Wednesday, August 29, 2012

Women In Hats with Flowers Revisited...



Behind the Flowers is a 24x12 oil done in open studio by Shirley Fachilla.
[For my other woman in a hat with flowers, please visit this post.]
I found this particular hatted female quite appealing to paint because I loved the monochrome nature of her. Her dress, flowers, table, her very skin were all variations of one warm neutral color.
Going with one predominate hue in a work (a monochrome) is one way to set a mood in a painting. (In prior post, I wrote about setting a mood by using high key-values.)
The moody James MacNeill Whistler often painted using variations of one color. He did rich nocturnes, awash in mystery and deep, cool blues or purples. He did painting after painting of women wearing white and surrounded by white backgrounds, very ethereal, very pristine.
Cecilia Beau used monochrome as well. She did it because it not only set a mood; it also made those beautiful portrait faces of hers stand out. Her gorgeously painted heads would be the warmest, highest chroma spots in an expanse of gray or even lavender.
Now after writing all this about mood and monochrome, I really can’t say what mood is set by my painting. Perhaps I could say mysterious… just what is she watching so intently from behind those flowers?

Tuesday, August 21, 2012

Skimming the Surface of Things...



Pocket Venus is a 12x9 oil done in open studio on prepared cardboard by Shirley Fachilla.

The surfaces we use to paint upon are hedged around with rules. There are so many in part because our paints are quite destructive to those surfaces. Over time, oil paint is corrosive; put it on unprepared canvas or paper, and the oil will one day eat it up.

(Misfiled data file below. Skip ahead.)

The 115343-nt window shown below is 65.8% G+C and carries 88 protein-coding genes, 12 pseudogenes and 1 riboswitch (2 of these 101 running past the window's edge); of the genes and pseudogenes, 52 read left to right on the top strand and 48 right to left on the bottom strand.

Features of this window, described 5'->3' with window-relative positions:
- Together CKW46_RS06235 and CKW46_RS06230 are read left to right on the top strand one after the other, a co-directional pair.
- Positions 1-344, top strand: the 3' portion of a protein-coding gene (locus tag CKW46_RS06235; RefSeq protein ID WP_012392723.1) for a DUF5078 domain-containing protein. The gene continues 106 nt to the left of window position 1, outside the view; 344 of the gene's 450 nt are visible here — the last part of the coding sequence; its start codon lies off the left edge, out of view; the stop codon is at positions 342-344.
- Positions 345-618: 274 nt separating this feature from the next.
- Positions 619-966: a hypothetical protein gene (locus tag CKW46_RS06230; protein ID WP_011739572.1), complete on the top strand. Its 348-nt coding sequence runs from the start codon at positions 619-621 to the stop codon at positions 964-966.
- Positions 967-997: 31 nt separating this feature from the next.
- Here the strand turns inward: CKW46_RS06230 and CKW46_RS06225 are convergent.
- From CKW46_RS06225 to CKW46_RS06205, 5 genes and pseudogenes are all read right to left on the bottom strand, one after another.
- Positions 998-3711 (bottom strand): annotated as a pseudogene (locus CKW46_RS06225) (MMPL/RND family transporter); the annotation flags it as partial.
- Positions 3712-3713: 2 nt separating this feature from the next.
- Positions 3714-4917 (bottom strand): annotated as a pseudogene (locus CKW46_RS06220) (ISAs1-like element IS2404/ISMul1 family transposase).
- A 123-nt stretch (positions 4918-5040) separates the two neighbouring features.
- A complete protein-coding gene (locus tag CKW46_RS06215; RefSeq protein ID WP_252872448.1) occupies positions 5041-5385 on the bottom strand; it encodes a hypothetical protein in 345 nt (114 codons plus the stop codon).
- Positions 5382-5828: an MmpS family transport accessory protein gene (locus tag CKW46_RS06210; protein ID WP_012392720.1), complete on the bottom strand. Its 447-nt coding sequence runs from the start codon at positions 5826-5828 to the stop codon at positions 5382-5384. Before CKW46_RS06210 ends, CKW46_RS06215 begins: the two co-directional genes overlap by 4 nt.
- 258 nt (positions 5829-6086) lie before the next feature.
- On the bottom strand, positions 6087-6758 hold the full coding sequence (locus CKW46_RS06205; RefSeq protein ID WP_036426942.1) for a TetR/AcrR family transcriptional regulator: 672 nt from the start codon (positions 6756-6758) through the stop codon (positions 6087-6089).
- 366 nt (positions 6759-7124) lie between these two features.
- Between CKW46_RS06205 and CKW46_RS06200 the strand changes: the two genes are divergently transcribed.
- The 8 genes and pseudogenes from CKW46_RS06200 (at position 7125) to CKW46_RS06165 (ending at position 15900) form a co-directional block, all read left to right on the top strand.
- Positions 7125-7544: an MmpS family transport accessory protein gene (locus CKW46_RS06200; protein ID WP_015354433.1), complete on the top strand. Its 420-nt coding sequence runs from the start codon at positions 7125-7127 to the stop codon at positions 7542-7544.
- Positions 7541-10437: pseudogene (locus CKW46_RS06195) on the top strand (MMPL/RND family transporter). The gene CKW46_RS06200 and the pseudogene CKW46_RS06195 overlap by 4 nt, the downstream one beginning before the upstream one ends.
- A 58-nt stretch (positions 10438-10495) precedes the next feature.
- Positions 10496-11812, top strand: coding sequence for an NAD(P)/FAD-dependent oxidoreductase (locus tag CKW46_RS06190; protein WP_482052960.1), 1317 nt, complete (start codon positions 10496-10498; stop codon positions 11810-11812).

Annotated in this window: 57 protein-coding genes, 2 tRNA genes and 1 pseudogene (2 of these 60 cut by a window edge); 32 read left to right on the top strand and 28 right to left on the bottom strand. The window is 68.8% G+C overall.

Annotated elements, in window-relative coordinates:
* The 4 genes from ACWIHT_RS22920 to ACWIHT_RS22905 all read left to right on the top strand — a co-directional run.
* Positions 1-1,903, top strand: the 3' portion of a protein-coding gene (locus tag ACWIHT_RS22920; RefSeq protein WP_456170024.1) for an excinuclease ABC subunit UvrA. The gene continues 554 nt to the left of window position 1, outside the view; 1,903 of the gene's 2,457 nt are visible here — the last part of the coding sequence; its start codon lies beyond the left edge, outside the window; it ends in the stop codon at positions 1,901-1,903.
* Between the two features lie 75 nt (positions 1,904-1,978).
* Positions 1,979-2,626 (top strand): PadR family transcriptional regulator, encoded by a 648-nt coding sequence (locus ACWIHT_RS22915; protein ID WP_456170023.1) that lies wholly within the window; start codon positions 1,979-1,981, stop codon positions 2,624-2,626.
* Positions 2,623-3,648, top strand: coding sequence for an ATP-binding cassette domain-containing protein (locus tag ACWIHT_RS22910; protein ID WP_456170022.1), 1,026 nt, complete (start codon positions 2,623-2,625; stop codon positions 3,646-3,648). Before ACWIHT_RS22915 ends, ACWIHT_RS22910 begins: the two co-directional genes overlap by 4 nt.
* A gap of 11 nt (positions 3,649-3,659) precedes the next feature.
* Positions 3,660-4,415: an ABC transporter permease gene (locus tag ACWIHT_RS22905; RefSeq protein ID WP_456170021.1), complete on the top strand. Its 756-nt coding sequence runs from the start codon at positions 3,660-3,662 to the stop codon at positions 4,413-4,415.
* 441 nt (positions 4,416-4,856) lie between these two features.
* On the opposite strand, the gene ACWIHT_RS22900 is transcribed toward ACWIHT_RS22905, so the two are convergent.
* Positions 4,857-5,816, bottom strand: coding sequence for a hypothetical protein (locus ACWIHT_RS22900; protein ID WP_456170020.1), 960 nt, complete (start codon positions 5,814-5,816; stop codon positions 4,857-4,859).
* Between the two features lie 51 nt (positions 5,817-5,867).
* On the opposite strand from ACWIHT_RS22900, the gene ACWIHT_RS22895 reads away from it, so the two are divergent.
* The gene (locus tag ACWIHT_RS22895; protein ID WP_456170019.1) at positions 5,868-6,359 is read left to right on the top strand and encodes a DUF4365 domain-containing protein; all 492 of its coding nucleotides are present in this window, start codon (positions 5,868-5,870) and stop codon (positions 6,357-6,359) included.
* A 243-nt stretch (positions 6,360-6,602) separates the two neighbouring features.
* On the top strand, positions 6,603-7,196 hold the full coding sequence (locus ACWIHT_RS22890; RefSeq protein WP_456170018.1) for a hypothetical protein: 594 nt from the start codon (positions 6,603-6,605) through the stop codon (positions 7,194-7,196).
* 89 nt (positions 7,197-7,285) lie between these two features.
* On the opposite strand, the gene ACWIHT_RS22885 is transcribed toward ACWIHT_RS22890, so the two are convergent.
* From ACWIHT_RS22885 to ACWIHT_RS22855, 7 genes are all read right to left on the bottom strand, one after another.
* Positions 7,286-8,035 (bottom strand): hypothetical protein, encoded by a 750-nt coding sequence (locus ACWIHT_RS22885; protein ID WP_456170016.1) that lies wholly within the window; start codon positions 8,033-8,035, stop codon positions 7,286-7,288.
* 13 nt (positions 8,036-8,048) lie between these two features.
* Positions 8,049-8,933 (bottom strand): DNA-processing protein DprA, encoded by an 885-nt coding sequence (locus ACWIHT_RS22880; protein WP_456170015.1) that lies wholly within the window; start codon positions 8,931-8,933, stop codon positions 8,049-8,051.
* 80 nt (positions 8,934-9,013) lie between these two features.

Because we, artists, want our work to last, we usually try to use properly prepared surfaces and materials. But not always…
Leonardo de Vinci was notorious for breaking most of the rules with disastrous results. Just take a look at his peeling Last Supper. (He was trying a new fresco technique.) He ignored the rules because he was always experimenting. Constable at times painted on the back of accounting paper because he thought the work was just a study and of no account (pun intended). Other artists have ignored them because they were broke. Cardboard and paper are almost always cheaper than canvas or linen.
And then sometimes artists use unconventional surfaces because we really, really like the way they work. Cardboard is a rich, warm, midtone brown, a delightful color to paint upon. Both cardboard and paper absorb oil from the paint and by doing so produce a wonderful soft matte finish… never shiny.
Did Degas and Toulouse Lautrec use oil on paper for frugality or because they simply loved the surface? Don’t know. I do know that many of their works on the wrong surface still exist, quite beautifully I might add, either because curators are adept at preservation or perhaps because the rules have been overstated. 
Breaking the rules… it’s just what we artists sometimes do! 

Thursday, August 16, 2012

Give Me an Outline of That Proposal...


"Contour" drawing from life by Shirley Fachilla.

My illustration is not exactly on point. She did begin as a contour drawing done from life, but I had too much time before the next pose was struck so I added a bit of line shading and corrected some of my lines by drawing over. Nonetheless I think it conveys the general notion of contour drawing, a concept introduced to me by Peggi Kroll Roberts.

(I did not attend art school so there are many techniques and skills I’m still discovering.)

To do a proper contour drawing, the artist simply follows the contour of the figure, no shading, all line. When it works, the artist ends up with an understandable drawing, i.e. first, it’s identifiable as a person; second, the position of that person in space makes visual sense; third, there is a feeling of volume and mass.